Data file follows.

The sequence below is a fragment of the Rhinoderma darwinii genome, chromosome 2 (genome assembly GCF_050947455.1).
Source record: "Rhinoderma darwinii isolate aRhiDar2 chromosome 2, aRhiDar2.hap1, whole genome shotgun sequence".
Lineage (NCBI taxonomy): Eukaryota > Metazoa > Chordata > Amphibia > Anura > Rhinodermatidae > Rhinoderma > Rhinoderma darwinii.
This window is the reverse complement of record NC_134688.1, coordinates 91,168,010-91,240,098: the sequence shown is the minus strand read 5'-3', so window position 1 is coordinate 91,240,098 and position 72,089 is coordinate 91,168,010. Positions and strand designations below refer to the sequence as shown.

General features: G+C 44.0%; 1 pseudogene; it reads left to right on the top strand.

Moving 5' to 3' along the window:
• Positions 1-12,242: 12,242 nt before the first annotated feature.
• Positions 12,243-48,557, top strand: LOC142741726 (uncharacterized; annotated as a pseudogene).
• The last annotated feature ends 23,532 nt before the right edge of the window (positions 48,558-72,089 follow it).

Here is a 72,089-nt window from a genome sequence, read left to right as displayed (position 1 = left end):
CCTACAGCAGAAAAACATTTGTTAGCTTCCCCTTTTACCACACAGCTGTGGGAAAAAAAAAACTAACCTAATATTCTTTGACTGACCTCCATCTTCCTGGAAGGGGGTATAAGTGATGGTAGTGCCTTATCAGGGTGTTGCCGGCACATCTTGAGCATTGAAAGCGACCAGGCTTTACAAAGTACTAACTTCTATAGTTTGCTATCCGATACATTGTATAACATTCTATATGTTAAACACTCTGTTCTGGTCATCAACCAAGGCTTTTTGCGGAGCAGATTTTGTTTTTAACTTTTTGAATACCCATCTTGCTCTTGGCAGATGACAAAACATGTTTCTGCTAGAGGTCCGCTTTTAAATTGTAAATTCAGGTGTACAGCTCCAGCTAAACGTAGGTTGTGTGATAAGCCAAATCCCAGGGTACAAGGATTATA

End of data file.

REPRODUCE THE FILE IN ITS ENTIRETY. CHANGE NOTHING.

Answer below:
The sequence below is a fragment of the Rhinoderma darwinii genome, chromosome 2 (genome assembly GCF_050947455.1).
Source record: "Rhinoderma darwinii isolate aRhiDar2 chromosome 2, aRhiDar2.hap1, whole genome shotgun sequence".
Lineage (NCBI taxonomy): Eukaryota > Metazoa > Chordata > Amphibia > Anura > Rhinodermatidae > Rhinoderma > Rhinoderma darwinii.
This window is the reverse complement of record NC_134688.1, coordinates 91,168,010-91,240,098: the sequence shown is the minus strand read 5'-3', so window position 1 is coordinate 91,240,098 and position 72,089 is coordinate 91,168,010. Positions and strand designations below refer to the sequence as shown.

General features: G+C 44.0%; 1 pseudogene; it reads left to right on the top strand.

Moving 5' to 3' along the window:
• Positions 1-12,242: 12,242 nt before the first annotated feature.
• Positions 12,243-48,557, top strand: LOC142741726 (uncharacterized; annotated as a pseudogene).
• The last annotated feature ends 23,532 nt before the right edge of the window (positions 48,558-72,089 follow it).

Here is a 72,089-nt window from a genome sequence, read left to right as displayed (position 1 = left end):
CCTACAGCAGAAAAACATTTGTTAGCTTCCCCTTTTACCACACAGCTGTGGGAAAAAAAAAACTAACCTAATATTCTTTGACTGACCTCCATCTTCCTGGAAGGGGGTATAAGTGATGGTAGTGCCTTATCAGGGTGTTGCCGGCACATCTTGAGCATTGAAAGCGACCAGGCTTTACAAAGTACTAACTTCTATAGTTTGCTATCCGATACATTGTATAACATTCTATATGTTAAACACTCTGTTCTGGTCATCAACCAAGGCTTTTTGCGGAGCAGATTTTGTTTTTAACTTTTTGAATACCCATCTTGCTCTTGGCAGATGACAAAACATGTTTCTGCTAGAGGTCCGCTTTTAAATTGTAAATTCAGGTGTACAGCTCCAGCTAAACGTAGGTTGTGTGATAAGCCAAATCCCAGGGTACAAGGATTATA